Friday, Mark and I attended the Brain Injury Alliance Conference, which we enjoy every year we are able to attend. It increases our knowledge and awareness of those affected by the injury. The keynote speaker, Dr. Alison Delgado, was the perfect choice to kick off this year’s theme, From Surviving to Thriving. After all she completed medical school, won the Flying Pig Marathon, ran the 2013 Boston Marathon and has reached the summit of two of Colorado’s 14,000-foot peaks.
Dr. Alison Delgado has also climbed a mountain of a different kind. As a young pediatric resident, she was hit by a car while riding her bicycle fifteen miles from her Cincinnati home on October 16, 2010. This caused serious physical and neurological injuries. Her husband of only five months, Dr. Tim Delgado, who was working as an emergency department resident at the University Hospital and trained as a flight physician, arrived via Air Care. He was prepared to take care of patients in helicopters during the precious minutes between life and death, but never dreamed he’d be called to save his wife. Tim was called to provide assistance to a “Jane Doe cyclist in her 20s” during her transport to University’s trauma center. When Tim arrived and realized that the accident victim was his wife, a second helicopter and physician were summoned.
Alison, who was wearing a bicycle helmet, did not suffer the kind of traumatic brain injury normally seen in bicycle accidents. Although she suffered numerous fractures to her neck and body, her skull was intact. Inside her brain, however, the impact created significant problems. It caused a blood vessel to tear and spill blood into the space around her brain, a subarachnoid hemorrhage. The injury either led to the development of a dangerous aneurysm—a bulge in the blood vessel wall—or aggravated an existing aneurysm. The discovery of a second aneurysm on the other side of her brain suggested that a genetic abnormality had elevated her risk of developing aneurysms.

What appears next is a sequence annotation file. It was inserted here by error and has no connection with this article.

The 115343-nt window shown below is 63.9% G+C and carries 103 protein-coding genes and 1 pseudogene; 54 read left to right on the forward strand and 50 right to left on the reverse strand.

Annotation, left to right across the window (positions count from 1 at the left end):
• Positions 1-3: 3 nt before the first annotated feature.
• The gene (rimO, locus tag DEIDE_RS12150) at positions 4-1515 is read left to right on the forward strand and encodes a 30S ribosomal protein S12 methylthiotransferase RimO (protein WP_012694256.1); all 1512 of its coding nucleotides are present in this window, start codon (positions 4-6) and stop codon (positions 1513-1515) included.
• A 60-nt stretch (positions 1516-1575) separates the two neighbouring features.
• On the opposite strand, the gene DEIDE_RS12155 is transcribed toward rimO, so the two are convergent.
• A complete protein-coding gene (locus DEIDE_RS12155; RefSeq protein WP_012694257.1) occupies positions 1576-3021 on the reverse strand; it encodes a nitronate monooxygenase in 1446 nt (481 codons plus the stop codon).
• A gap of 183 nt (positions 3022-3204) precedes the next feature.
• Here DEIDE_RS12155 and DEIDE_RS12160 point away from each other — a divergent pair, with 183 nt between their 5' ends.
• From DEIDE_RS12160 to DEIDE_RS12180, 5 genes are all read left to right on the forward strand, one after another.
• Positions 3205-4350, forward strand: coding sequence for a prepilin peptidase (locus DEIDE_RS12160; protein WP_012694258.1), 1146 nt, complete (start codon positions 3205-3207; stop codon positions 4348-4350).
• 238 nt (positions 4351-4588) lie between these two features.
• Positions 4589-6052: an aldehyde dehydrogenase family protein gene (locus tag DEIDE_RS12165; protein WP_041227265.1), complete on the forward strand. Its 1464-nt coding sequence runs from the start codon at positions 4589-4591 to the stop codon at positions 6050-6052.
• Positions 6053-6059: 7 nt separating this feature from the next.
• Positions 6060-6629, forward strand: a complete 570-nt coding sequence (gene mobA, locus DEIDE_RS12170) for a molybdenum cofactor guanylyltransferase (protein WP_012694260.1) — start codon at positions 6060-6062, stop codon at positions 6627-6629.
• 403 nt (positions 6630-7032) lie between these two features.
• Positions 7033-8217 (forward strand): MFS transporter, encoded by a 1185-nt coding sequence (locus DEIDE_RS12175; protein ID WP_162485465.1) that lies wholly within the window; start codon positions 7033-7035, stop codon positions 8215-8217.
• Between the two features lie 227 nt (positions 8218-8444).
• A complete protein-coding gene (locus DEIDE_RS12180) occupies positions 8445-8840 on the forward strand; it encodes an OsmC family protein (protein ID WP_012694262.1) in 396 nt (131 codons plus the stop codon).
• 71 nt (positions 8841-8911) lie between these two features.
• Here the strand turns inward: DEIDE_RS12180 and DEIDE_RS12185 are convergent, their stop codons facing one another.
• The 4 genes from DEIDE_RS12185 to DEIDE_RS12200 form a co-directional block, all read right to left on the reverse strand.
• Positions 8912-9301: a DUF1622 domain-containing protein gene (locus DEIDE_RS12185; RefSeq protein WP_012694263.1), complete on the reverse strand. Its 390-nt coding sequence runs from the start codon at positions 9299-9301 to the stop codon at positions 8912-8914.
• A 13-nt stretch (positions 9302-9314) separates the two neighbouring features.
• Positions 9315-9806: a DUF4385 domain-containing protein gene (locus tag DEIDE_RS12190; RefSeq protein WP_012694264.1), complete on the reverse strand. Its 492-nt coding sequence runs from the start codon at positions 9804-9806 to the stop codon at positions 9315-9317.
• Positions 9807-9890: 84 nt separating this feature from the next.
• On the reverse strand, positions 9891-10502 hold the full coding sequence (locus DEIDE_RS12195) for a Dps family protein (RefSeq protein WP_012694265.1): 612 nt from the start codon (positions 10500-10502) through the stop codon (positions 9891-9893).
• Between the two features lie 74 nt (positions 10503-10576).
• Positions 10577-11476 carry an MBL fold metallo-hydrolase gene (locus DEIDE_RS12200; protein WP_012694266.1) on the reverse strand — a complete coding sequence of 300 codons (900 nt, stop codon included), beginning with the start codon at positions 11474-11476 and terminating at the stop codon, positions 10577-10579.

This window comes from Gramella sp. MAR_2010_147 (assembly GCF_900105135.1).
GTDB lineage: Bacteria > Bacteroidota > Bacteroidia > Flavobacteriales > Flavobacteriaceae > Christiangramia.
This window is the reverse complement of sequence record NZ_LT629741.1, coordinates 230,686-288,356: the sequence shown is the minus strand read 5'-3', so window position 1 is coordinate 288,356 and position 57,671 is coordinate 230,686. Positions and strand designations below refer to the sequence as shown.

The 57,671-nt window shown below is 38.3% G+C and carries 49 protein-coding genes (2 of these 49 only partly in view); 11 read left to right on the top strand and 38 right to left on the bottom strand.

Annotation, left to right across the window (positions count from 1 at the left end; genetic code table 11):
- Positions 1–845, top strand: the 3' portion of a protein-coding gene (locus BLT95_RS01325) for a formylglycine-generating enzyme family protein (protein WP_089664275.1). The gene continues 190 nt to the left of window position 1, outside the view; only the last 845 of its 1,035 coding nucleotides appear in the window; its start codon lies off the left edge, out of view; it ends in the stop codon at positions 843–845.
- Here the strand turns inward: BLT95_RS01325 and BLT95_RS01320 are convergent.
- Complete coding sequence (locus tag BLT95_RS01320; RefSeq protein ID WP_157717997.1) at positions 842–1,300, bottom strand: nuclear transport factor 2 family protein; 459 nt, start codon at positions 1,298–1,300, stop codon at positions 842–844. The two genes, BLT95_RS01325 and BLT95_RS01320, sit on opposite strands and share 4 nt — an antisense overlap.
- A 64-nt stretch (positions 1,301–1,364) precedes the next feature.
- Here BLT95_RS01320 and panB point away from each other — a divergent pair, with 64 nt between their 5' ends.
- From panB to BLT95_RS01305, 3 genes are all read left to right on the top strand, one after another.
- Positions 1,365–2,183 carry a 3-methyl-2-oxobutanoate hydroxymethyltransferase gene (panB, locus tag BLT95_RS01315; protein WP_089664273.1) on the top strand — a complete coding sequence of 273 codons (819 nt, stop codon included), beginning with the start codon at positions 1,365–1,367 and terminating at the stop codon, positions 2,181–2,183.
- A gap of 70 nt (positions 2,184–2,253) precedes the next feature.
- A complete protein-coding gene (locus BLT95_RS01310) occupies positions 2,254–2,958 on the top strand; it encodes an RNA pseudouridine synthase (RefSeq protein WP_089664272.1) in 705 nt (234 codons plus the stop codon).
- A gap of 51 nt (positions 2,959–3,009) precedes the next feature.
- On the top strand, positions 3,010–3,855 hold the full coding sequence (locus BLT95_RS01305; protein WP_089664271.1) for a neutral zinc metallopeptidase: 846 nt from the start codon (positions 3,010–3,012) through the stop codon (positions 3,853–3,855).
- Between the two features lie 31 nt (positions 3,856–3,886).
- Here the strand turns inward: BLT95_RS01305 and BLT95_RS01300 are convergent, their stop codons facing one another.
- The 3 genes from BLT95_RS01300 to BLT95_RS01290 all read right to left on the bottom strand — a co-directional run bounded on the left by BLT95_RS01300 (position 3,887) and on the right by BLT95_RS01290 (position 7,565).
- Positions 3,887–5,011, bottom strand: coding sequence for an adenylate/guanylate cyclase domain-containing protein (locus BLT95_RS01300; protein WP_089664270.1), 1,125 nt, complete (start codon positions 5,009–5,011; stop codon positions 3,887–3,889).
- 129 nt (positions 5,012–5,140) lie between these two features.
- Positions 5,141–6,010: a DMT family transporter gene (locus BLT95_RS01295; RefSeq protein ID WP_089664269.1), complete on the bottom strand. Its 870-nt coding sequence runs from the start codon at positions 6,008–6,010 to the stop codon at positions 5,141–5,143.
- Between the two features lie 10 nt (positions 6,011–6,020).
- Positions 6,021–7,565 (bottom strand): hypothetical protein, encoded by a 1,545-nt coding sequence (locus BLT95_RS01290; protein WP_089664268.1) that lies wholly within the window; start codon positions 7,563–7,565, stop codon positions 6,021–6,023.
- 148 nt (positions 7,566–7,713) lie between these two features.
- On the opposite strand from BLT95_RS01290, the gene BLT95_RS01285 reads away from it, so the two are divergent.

During a series of procedures while at Mayfield Clinic, the neurosurgical specialists worked to treat the aneurysm and stop the bleeding. But the aneurysm ruptured a second time, four days after Alison had returned home from the center. The set back resulted in a seizure that forced her husband to insert the breathing tube. That incident put her back in the hospital for three weeks. Dr. Mario Zuccarello, a renowned cerebrovascular surgeon, neutralized the aneurysm by rerouting the blood flow around the damaged artery and then shut off blood flow to the aneurysm with a clip.
With the worst behind her and twelve surgeries to her brain, chest and jaw, Alison was able to focus on rehabilitation and recovery. She progressed rapidly from her lowest point, when she had trouble remembering Tim’s name. They played Uno, Life and Scattergories. Using an iPad, Tim showed her photos and prompted her to search her memory for the words to describe them. Certain words, including “helicopter,” proved elusive at first. Step by hard-earned step and word by remembered word, Alison worked hard to regain her abilities. Recovery also meant daily workouts at the gym on the elliptical, weight lifting and exercises to improve her balance. At first Alison had to hold Tim’s hand to do lunges; eventually she could do them with weights.
Reading came slowly at first, then more and more quickly. Sometimes Alison would have trouble finding the words she wanted to say, but her improvement and determination never ceased. Her speech therapist asked her to read a medical article and then write about it. She began attending rounds at Cincinnati Children’s Hospital and by February 2011, only four months after her initial injury, she had presented two cases at bedside rounds.
Dr. Zuccarello wouldn’t let Alison run again until after she had recovered from the surgical clipping of the second aneurysm, which he performed in early March 2011. “We are focused on one goal: getting her back to work and to where she feels normal,” Tim said. He was her number 1 cheerleader and kept her motivated. In April, Alison began working part-time and in May, she was back full-time. Alison had to make up extra time in residency, but finished in December 2012.
Alison now lives in Utah and works full-time at Summit Clinic in Park City, specializing in Pediatrics. Tim, now works in Salt Lake, specializing in Emergency Medicine. He not only saved her life twice, he took a three-month leave to care for her. He says, “There are 54 peaks in Colorado over 14,000 feet, she wants to get the last 52.”
What an inspiration illustrating surviving to thriving. I imagine the Delgado’s are awesome doctors given their personal experience of two near fatal injuries and recovery. There’s much to gain from survivors and those who support and encourage them in their recovery process. Every survivor is unique and responds to treatment in different ways. Their results are influenced by many factors, but I love to hear and read about their challenges and successes. I appreciate Alison, for sharing her story at the wonderful and worthwhile 2015 Annual Family and Professionals Conference.
To read more about the amazing doctors story go to: